But which are the wrong words? It’s difficult to tell if you’ve written the story. You’re too close to the creation. Every word means something to you. You may know what needs to go, but you remember the hard work involved in the process, making it difficult to step away and have what it takes to improve it.
That’s where a professional editor comes in, somebody that isn’t emotionally connected to the work. They are objective about your manuscript and understand what needs to go. They will proofread and catch your annoying typos. At the same time, they are sensitive to your voice, leaving the author’s intention intact as they strip away the unnecessary words and let the beauty of the story shine through.
At BBE your editor will advise you on the effectiveness of your title, as well as a book cover which will say something pertinent to the story. They can even give you a live-editing session on Skype, to explain and answer your questions face-to-face. Maybe you’d like a book trailer to engage the right people and an author interview on their website for readers to learn about and get to know you. Anybody can write a blurb but having one to industry standards makes all the difference.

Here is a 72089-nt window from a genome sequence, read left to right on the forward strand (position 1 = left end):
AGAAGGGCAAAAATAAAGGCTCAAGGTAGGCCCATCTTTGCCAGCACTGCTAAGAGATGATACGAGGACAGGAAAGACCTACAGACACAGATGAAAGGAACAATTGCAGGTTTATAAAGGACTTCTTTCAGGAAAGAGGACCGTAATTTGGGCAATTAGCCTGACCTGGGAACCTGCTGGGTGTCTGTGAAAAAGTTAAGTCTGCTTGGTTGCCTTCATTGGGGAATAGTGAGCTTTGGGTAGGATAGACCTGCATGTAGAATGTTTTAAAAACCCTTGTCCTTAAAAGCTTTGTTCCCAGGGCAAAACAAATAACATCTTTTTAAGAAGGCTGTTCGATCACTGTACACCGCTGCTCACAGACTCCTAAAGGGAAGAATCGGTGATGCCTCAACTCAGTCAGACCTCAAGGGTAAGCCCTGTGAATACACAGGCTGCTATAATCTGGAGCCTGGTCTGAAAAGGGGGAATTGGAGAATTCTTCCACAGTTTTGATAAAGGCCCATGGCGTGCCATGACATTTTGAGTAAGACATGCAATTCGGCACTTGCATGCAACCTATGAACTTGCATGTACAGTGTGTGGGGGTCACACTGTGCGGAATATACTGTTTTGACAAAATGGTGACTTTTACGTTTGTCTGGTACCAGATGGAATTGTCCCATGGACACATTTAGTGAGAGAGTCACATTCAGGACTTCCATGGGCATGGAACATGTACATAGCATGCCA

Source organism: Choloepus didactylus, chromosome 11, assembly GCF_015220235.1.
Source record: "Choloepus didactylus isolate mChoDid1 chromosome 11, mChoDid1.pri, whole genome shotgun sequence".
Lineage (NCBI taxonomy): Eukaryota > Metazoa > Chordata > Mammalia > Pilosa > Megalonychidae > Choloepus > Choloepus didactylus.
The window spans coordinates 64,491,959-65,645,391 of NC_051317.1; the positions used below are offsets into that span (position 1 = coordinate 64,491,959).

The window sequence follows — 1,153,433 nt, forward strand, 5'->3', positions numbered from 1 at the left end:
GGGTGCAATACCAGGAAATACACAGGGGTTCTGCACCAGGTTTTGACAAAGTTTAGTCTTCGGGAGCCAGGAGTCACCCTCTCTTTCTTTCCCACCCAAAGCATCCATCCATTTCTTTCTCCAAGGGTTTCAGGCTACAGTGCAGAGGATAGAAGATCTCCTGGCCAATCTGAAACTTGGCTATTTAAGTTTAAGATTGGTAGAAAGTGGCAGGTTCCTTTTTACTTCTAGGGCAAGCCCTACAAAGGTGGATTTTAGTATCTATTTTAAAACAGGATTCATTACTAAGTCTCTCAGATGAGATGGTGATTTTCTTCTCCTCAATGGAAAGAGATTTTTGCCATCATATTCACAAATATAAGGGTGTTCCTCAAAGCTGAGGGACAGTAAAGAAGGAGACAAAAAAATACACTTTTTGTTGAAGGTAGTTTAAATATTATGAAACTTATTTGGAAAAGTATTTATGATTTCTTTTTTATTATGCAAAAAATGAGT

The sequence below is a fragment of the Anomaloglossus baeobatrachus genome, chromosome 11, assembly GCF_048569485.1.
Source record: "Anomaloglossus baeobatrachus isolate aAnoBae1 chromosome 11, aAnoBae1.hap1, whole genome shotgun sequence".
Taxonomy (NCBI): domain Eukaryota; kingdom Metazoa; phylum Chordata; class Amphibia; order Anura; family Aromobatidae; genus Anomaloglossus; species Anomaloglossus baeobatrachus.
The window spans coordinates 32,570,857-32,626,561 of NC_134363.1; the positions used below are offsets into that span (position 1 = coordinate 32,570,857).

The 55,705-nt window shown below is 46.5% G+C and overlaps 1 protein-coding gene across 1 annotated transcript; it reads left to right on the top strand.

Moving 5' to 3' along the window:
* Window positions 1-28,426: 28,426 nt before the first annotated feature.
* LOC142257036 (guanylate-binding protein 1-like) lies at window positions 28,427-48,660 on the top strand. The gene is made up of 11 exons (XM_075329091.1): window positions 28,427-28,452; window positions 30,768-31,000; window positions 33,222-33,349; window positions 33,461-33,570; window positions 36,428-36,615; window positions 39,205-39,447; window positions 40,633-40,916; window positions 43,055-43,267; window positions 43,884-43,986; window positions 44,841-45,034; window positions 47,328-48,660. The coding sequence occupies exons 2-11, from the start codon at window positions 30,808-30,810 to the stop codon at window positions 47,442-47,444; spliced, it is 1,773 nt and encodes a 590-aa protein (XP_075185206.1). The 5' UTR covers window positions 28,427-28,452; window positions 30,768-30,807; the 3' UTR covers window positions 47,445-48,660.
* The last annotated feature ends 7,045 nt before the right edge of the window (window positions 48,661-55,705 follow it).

If you’re self-publishing and haven’t got a clue how to go about it, BBE can be your best friend. We can guide you through the process.
So don’t let your story fall flat because of the way you tell it. Call the professionals. You know it makes sense. Check out Best Book Editors.
And so we come to James Shover’s showcase. James is a man with a brain condition prevalent to later news in the BBE world. His story is a true account of a changed life and fighting for what’s right.
Here is the link to buy his book directly from Amazon. It’s a read that will stay with you long after the last page is turned. He tells it in a raw and unemotional tone without pity or expectation. Gripping and understated and his wife, the lovely Anna, is his rock.
Amazon Book Links
The Journey I don’t Remember by James Shover. https://www.amazon.co.uk/dp/B0B3KFZK1X/ref